Ideas on the 45-70.
I don't agree with pisgah about muzzle brakes. I have two sons one with a .300 Weatherby
and one with a .340 Weatherby. Both of their guns have muzzle brakes and they really work. The .340 came
that way from the factory and with the .300 we had the brake installed by a gunsmith. Both guns are pussycats
to shoot. The .300 really wacked you before the brake was installed. Now, in your case, you will be taking an
old fashioned gun and putting a brake onto it or a recoil pad and it would really hurt the collector value. Especially the brake.
Not sure of too many folks buy new Marlin 1895s for their possible future collector's value, but you never know... I used an 1895 with the longer early bbl (24") on grizzly and black bears in northern BC, Canada. It turned out to be the
decisive bear stopper given the right loads (see below).
It kicked like heck, so I fitted a Pachmyer recoil pad, and that was a great improvement. A magna-porting option would re-direct some of that energy at the moment of muzzle exit, but it adds considerably to the muzzle blast. Not the best compromise, IMHO.
Thanks! That was what I was looking at in Brownells catalog a few days ago when I also looked at recoil reducers.
I happen to have two boxes of the 350 grain bullets you described by Hornady and some 500 grain bullets from Montana Precision Swaging. Think I'll check out the old loads for the 500's. I suspect that the loads listed for the old Rolling Block Springfield should shoot really mild. Even with a light lever action. After I get the new recoil pad I'll try the heavier loads with the 350 grain jacketed flatpoints.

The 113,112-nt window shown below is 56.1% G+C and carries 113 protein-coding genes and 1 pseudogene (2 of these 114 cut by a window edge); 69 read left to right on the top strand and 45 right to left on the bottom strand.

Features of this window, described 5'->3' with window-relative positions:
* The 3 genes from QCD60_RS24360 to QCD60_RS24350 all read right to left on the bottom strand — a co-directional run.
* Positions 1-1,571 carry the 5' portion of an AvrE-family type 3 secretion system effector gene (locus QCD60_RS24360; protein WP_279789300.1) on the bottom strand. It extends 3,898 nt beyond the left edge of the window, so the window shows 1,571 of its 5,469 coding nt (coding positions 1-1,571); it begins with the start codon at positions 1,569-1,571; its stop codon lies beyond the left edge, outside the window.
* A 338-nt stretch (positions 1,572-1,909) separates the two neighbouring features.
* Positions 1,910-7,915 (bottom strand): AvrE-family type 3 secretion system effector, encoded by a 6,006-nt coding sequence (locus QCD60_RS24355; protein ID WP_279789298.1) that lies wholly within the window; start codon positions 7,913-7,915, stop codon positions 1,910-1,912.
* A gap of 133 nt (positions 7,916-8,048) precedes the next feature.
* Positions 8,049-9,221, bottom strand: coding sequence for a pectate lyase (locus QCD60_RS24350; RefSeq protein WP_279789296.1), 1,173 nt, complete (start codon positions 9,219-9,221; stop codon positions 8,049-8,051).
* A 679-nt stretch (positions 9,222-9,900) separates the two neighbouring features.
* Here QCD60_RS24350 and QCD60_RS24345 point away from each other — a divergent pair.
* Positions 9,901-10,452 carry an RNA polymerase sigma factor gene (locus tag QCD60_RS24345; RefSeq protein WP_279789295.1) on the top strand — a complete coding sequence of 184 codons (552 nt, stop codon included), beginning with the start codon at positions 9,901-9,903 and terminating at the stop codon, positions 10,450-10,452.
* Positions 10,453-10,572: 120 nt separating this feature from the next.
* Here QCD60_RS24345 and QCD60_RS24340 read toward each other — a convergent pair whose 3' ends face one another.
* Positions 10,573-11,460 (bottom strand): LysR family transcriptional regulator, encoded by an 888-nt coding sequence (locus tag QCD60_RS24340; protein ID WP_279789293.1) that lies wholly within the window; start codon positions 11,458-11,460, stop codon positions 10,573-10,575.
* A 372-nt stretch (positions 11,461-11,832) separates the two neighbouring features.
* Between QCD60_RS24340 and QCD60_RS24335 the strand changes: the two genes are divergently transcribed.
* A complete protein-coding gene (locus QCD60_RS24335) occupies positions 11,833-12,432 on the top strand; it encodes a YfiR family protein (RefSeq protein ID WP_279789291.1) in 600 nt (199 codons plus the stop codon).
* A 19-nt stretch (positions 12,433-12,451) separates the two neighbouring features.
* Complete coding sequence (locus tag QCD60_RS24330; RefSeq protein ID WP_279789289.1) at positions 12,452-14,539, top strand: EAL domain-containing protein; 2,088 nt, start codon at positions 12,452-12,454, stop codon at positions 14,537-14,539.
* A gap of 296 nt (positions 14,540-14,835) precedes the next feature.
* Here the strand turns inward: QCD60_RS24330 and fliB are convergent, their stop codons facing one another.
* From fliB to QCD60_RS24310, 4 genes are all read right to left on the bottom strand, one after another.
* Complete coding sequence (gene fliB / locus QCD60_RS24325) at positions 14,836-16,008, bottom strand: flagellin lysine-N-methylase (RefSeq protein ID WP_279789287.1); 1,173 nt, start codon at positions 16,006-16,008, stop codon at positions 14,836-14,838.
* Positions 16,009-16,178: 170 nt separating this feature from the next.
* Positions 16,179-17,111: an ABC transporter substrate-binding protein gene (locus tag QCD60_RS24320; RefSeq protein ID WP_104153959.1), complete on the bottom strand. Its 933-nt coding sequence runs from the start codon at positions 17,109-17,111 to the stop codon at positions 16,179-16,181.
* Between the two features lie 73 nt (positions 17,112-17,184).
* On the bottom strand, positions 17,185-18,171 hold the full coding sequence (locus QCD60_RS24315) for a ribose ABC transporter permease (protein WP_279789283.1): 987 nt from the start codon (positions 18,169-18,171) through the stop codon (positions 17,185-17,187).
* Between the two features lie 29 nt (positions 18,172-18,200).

Problem is the overall cartridge length limitations of the "new" Marlin. (the origi8nal 1895s had, apparently, longer receivers). It generally won't accept anything over a 350 - 400 gr bullet. Even the hot CorBon 45-70 loads have a very squat bullet shape to allow them to just barely fit in there. I once tried 500gr jacketed rounds, but had to remove the lever to get them in, ditto to unload an unfired round. BTW, when I touched off that round, the recoil dislocated the for-end stock piece! Vicious!
It's really too bad that Marllin didn't shorten the 450 Hornady Magnum about 1/8" to allow longer bullets. There still would have been lots of cartridge length. Say; this wouldn't stop anyone from doing that, now would it? A sort of reductionist wildcat? Just trim the case back soz the o/a length would be equivalent to the existing 45-70 limits in the Marlin, then load it up to whatever pressure & velocity you find is safe? I claim the idea: The 45 DownRanger Magnum. Sounds great!
Meantime, I'd stick with 350 - 380 gr jacketed bullets for even the largest bears. PS: I've shot 28 blacks, some of which were on a rampage, and 2 grizz (same sitch), and one polar bear that was after me for brunch. The pb
went down to my 340 Weatherby (which was originally named the 340 Polar Bear by old Roy Weatherby, BTW...); the rest mostly to that Marlin.
Frankly, I have no desire to kill any more bears, but at least I learned, first-hand, what does work....